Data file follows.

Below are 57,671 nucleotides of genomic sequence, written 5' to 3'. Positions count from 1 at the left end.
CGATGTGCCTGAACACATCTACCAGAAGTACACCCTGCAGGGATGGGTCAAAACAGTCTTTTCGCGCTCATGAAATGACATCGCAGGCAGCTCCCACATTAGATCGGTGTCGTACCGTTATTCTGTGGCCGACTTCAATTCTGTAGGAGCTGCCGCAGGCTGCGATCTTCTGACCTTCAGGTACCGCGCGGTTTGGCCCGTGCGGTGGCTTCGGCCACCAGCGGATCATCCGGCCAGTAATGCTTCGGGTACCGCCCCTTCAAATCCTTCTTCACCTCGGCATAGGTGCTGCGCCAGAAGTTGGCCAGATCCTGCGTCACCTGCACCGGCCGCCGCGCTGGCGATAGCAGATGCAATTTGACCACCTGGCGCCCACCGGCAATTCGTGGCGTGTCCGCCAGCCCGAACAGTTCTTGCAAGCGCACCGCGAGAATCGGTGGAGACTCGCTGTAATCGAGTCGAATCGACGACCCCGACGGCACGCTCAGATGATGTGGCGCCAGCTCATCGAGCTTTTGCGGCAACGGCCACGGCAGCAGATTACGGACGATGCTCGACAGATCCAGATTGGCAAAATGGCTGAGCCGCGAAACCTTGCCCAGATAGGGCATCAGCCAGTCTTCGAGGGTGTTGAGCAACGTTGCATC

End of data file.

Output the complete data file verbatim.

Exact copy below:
Below are 57,671 nucleotides of genomic sequence, written 5' to 3'. Positions count from 1 at the left end.
CGATGTGCCTGAACACATCTACCAGAAGTACACCCTGCAGGGATGGGTCAAAACAGTCTTTTCGCGCTCATGAAATGACATCGCAGGCAGCTCCCACATTAGATCGGTGTCGTACCGTTATTCTGTGGCCGACTTCAATTCTGTAGGAGCTGCCGCAGGCTGCGATCTTCTGACCTTCAGGTACCGCGCGGTTTGGCCCGTGCGGTGGCTTCGGCCACCAGCGGATCATCCGGCCAGTAATGCTTCGGGTACCGCCCCTTCAAATCCTTCTTCACCTCGGCATAGGTGCTGCGCCAGAAGTTGGCCAGATCCTGCGTCACCTGCACCGGCCGCCGCGCTGGCGATAGCAGATGCAATTTGACCACCTGGCGCCCACCGGCAATTCGTGGCGTGTCCGCCAGCCCGAACAGTTCTTGCAAGCGCACCGCGAGAATCGGTGGAGACTCGCTGTAATCGAGTCGAATCGACGACCCCGACGGCACGCTCAGATGATGTGGCGCCAGCTCATCGAGCTTTTGCGGCAACGGCCACGGCAGCAGATTACGGACGATGCTCGACAGATCCAGATTGGCAAAATGGCTGAGCCGCGAAACCTTGCCCAGATAGGGCATCAGCCAGTCTTCGAGGGTGTTGAGCAACGTTGCATC